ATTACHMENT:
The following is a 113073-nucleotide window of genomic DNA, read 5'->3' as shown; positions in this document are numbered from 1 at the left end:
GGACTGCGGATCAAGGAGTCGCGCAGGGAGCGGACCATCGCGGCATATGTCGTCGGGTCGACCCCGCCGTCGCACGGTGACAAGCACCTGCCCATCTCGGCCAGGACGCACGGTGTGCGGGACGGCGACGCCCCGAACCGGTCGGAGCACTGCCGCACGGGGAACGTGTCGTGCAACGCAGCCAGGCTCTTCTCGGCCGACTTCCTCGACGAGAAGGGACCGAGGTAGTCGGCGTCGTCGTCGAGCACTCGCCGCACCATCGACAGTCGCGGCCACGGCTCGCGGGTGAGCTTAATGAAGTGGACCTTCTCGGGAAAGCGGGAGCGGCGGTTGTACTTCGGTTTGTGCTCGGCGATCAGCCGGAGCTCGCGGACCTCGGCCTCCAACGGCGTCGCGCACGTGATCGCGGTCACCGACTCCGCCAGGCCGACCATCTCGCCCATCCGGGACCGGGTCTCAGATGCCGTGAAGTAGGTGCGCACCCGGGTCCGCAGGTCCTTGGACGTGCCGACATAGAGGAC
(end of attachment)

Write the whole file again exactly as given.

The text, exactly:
The following is a 113073-nucleotide window of genomic DNA, read 5'->3' as shown; positions in this document are numbered from 1 at the left end:
GGACTGCGGATCAAGGAGTCGCGCAGGGAGCGGACCATCGCGGCATATGTCGTCGGGTCGACCCCGCCGTCGCACGGTGACAAGCACCTGCCCATCTCGGCCAGGACGCACGGTGTGCGGGACGGCGACGCCCCGAACCGGTCGGAGCACTGCCGCACGGGGAACGTGTCGTGCAACGCAGCCAGGCTCTTCTCGGCCGACTTCCTCGACGAGAAGGGACCGAGGTAGTCGGCGTCGTCGTCGAGCACTCGCCGCACCATCGACAGTCGCGGCCACGGCTCGCGGGTGAGCTTAATGAAGTGGACCTTCTCGGGAAAGCGGGAGCGGCGGTTGTACTTCGGTTTGTGCTCGGCGATCAGCCGGAGCTCGCGGACCTCGGCCTCCAACGGCGTCGCGCACGTGATCGCGGTCACCGACTCCGCCAGGCCGACCATCTCGCCCATCCGGGACCGGGTCTCAGATGCCGTGAAGTAGGTGCGCACCCGGGTCCGCAGGTCCTTGGACGTGCCGACATAGAGGAC